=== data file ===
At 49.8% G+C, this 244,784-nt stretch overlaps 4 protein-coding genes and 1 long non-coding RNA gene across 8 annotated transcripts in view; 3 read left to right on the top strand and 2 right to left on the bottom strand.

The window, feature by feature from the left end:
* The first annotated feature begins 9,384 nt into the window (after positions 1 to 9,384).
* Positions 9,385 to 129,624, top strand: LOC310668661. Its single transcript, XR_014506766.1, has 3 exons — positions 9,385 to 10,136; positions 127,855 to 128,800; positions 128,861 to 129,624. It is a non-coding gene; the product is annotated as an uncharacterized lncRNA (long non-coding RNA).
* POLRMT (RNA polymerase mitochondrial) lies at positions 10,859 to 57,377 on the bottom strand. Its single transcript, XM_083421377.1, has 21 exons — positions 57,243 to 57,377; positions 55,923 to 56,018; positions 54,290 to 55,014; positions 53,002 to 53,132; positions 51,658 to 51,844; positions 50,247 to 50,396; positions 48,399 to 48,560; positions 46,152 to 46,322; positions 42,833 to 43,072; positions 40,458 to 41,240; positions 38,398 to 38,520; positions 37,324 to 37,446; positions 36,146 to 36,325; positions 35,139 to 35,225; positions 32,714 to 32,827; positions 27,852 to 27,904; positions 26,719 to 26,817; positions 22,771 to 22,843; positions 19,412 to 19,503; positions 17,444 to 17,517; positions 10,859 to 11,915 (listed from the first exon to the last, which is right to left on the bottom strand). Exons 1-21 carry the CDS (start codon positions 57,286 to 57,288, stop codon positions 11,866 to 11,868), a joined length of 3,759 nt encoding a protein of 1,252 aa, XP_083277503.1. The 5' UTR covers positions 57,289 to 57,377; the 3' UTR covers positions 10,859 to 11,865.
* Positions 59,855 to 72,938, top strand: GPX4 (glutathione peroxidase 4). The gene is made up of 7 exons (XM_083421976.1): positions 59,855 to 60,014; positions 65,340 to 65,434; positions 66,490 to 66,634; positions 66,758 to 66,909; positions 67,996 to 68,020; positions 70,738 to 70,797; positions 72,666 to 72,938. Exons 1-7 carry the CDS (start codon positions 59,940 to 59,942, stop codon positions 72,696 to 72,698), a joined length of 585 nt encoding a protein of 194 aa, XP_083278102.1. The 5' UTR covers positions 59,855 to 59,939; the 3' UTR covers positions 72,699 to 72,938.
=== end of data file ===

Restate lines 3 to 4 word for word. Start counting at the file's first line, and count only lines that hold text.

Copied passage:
* The first annotated feature begins 9,384 nt into the window (after positions 1 to 9,384).
* Positions 9,385 to 129,624, top strand: LOC310668661. Its single transcript, XR_014506766.1, has 3 exons — positions 9,385 to 10,136; positions 127,855 to 128,800; positions 128,861 to 129,624. It is a non-coding gene; the product is annotated as an uncharacterized lncRNA (long non-coding RNA).